Is the Fort Worth Symphony Orchestra Choosing Pay Cuts Over Fundraising?
A blank billboard on Forest Park Boulevard has come to serve as a symbol of the disagreement between the management of the Fort Worth Symphony Orchestra and its musicians, currently on strike.
The holidays are generally a busy time for orchestras, but this year's the exception for the Fort Worth Symphony Orchestra. Its musicians have been on strike since Sept. 8, protesting pay cuts that would have placed their salaries $20,000 below the national average, equivalent to what they were paid in 2003. The average salary for a full-time musician with the FWSO is $61,000, according to an article in The Dallas Morning News.
The FWSO is operating with a deficit of $700,000, and everyone recognizes something needs to be done. But an Oct. 22 meeting between the musicians and the FWSO's management did not yield a compromise. In fact, it produced quite the opposite: The meeting resulted in all of the orchestra's concerts being cancelled through the end of the year.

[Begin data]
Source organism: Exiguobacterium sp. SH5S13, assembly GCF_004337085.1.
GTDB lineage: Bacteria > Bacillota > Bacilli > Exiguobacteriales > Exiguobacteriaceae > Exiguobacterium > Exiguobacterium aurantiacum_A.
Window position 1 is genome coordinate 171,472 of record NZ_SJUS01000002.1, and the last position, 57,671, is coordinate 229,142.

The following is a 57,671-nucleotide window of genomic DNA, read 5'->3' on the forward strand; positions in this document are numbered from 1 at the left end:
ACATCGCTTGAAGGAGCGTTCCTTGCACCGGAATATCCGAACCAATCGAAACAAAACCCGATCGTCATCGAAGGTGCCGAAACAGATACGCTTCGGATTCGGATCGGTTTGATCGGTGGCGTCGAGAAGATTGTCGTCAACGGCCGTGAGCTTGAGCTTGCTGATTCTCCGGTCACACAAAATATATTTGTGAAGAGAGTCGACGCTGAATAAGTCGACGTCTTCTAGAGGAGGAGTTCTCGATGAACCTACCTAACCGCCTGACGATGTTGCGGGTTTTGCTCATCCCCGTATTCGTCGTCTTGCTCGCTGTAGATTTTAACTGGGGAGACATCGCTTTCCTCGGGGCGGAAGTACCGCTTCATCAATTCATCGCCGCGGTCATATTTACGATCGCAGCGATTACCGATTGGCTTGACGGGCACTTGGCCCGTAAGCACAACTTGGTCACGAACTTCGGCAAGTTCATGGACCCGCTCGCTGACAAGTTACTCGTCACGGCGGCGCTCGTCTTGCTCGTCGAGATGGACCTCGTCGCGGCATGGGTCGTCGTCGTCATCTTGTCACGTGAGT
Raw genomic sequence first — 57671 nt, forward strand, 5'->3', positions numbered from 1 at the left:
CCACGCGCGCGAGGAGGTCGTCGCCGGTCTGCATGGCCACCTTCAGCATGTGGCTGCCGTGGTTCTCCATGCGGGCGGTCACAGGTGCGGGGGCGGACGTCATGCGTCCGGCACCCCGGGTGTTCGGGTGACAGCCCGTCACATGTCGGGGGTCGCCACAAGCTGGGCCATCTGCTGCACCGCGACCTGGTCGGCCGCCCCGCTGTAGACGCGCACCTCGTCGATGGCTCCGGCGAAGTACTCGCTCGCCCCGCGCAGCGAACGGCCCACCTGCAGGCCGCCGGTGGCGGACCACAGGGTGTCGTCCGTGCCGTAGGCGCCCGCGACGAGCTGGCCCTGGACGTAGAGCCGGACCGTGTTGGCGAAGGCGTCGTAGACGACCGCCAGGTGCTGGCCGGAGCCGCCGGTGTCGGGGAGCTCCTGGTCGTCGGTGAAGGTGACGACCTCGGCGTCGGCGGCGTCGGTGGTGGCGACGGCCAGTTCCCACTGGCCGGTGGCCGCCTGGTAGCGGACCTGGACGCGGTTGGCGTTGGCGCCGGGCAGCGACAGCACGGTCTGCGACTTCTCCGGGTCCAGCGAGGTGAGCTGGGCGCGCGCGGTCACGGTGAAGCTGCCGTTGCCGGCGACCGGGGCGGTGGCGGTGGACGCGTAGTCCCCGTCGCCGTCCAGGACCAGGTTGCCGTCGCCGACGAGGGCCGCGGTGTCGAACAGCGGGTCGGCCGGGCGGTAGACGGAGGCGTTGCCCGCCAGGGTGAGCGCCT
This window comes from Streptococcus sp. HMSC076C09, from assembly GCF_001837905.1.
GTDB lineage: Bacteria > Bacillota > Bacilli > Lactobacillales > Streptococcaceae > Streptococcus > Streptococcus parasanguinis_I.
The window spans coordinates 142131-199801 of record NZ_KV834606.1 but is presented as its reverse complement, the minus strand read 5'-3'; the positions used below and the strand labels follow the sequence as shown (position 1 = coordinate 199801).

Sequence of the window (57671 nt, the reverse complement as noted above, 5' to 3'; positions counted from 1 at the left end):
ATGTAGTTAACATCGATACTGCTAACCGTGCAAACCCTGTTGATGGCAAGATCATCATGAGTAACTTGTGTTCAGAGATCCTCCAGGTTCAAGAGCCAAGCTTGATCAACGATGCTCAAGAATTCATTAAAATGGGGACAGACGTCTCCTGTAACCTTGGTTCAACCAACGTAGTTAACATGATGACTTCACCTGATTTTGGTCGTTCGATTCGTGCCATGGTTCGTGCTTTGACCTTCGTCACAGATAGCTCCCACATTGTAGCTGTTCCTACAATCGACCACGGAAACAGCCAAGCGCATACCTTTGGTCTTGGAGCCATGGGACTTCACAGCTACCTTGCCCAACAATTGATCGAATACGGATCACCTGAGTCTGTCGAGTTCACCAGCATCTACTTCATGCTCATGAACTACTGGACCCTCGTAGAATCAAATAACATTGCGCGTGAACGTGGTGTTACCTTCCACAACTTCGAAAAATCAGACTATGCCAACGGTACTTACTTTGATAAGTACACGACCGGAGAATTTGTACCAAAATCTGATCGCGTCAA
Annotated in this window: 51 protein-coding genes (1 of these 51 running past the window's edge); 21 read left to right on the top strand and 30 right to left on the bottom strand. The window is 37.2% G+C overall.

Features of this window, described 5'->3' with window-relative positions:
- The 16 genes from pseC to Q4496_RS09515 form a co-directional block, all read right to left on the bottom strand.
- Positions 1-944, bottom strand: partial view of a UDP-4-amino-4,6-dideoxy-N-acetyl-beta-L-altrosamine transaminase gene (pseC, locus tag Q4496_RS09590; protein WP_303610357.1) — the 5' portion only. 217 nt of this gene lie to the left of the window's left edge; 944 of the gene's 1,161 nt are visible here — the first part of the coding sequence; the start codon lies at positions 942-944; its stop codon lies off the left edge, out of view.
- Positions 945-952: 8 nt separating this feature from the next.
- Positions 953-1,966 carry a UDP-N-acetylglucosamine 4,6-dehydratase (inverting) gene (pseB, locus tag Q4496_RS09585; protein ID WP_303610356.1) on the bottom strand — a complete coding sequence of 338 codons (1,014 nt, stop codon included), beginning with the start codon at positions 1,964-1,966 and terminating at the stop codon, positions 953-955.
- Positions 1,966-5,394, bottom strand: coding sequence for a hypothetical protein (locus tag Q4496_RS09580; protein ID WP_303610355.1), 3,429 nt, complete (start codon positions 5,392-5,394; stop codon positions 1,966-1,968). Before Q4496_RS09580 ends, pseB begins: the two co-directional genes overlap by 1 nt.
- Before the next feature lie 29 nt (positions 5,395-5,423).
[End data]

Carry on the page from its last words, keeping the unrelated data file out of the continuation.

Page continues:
"The musicians sought to work together and collaborate to find some creative ways to raise money to close the gap, but management, all they wanted for us to do was to take the cuts," says Ed Jones, principal tuba player for the FWSO and head of the negotiating committee.
"In the past five years, the Orchestra has experienced a significant loss in revenue, primarily from corporate and government sources," says Amy Adkins, president and CEO of the Fort Worth Symphony Orchestra, who spoke with us by email because she was home recovering from an emergency appendectomy.
Adkins says corporate mergers and acquisitions have resulted in a loss of $350,000 annually; the grant the FWSO received from the Arts Council last year, $155,000, was half of what it received in 2009; the orchestra has been affected by cutbacks at the opera, which is also paying half of what it used ($115,000) to hire the orchestra for its performances; and contingency funds have been drained.
This deficit is puzzling because there seems to be steady demand in Fort Worth, even with competition from the Dallas Symphony Orchestra. Sales were up 14 percent from last year and their most popular event, Concerts in the Garden, broke attendance records and raised over a million dollars.
Meanwhile, the orchestra already cut musicians' pay by 13.5 percent in 2009, and is looking to do so again, rather than bolstering marketing or soliciting donations.